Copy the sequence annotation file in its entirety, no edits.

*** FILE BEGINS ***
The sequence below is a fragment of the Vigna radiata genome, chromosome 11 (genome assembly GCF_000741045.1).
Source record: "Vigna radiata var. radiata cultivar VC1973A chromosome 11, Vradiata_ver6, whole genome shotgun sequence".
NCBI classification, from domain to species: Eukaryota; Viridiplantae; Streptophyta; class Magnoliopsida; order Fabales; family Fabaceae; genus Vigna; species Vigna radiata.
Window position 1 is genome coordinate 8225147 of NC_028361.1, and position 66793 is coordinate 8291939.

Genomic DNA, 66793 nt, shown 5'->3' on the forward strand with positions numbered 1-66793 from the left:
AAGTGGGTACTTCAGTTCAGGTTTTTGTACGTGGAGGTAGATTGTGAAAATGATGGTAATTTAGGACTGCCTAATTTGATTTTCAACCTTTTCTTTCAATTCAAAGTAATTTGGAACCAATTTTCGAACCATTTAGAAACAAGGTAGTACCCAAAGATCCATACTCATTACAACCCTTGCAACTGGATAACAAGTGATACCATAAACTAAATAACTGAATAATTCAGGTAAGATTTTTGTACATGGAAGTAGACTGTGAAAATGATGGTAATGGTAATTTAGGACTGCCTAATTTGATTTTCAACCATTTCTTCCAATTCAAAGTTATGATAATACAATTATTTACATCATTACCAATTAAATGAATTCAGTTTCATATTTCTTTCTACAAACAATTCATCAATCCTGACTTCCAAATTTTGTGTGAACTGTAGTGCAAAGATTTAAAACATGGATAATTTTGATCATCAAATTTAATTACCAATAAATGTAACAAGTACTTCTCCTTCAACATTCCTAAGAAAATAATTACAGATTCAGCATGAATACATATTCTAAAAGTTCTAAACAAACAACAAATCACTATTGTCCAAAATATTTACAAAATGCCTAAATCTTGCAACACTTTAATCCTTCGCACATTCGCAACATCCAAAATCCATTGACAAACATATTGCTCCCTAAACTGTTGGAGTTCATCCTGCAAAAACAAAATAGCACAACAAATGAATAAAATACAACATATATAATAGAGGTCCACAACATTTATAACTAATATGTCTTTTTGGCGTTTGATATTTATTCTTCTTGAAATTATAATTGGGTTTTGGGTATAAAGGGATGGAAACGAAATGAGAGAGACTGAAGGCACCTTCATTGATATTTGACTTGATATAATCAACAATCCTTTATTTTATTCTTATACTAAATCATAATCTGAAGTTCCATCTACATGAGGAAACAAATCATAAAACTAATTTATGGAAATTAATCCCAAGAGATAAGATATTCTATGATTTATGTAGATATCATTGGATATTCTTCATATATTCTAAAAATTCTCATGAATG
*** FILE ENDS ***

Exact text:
The sequence below is a fragment of the Vigna radiata genome, chromosome 11 (genome assembly GCF_000741045.1).
Source record: "Vigna radiata var. radiata cultivar VC1973A chromosome 11, Vradiata_ver6, whole genome shotgun sequence".
NCBI classification, from domain to species: Eukaryota; Viridiplantae; Streptophyta; class Magnoliopsida; order Fabales; family Fabaceae; genus Vigna; species Vigna radiata.
Window position 1 is genome coordinate 8225147 of NC_028361.1, and position 66793 is coordinate 8291939.

Genomic DNA, 66793 nt, shown 5'->3' on the forward strand with positions numbered 1-66793 from the left:
AAGTGGGTACTTCAGTTCAGGTTTTTGTACGTGGAGGTAGATTGTGAAAATGATGGTAATTTAGGACTGCCTAATTTGATTTTCAACCTTTTCTTTCAATTCAAAGTAATTTGGAACCAATTTTCGAACCATTTAGAAACAAGGTAGTACCCAAAGATCCATACTCATTACAACCCTTGCAACTGGATAACAAGTGATACCATAAACTAAATAACTGAATAATTCAGGTAAGATTTTTGTACATGGAAGTAGACTGTGAAAATGATGGTAATGGTAATTTAGGACTGCCTAATTTGATTTTCAACCATTTCTTCCAATTCAAAGTTATGATAATACAATTATTTACATCATTACCAATTAAATGAATTCAGTTTCATATTTCTTTCTACAAACAATTCATCAATCCTGACTTCCAAATTTTGTGTGAACTGTAGTGCAAAGATTTAAAACATGGATAATTTTGATCATCAAATTTAATTACCAATAAATGTAACAAGTACTTCTCCTTCAACATTCCTAAGAAAATAATTACAGATTCAGCATGAATACATATTCTAAAAGTTCTAAACAAACAACAAATCACTATTGTCCAAAATATTTACAAAATGCCTAAATCTTGCAACACTTTAATCCTTCGCACATTCGCAACATCCAAAATCCATTGACAAACATATTGCTCCCTAAACTGTTGGAGTTCATCCTGCAAAAACAAAATAGCACAACAAATGAATAAAATACAACATATATAATAGAGGTCCACAACATTTATAACTAATATGTCTTTTTGGCGTTTGATATTTATTCTTCTTGAAATTATAATTGGGTTTTGGGTATAAAGGGATGGAAACGAAATGAGAGAGACTGAAGGCACCTTCATTGATATTTGACTTGATATAATCAACAATCCTTTATTTTATTCTTATACTAAATCATAATCTGAAGTTCCATCTACATGAGGAAACAAATCATAAAACTAATTTATGGAAATTAATCCCAAGAGATAAGATATTCTATGATTTATGTAGATATCATTGGATATTCTTCATATATTCTAAAAATTCTCATGAATG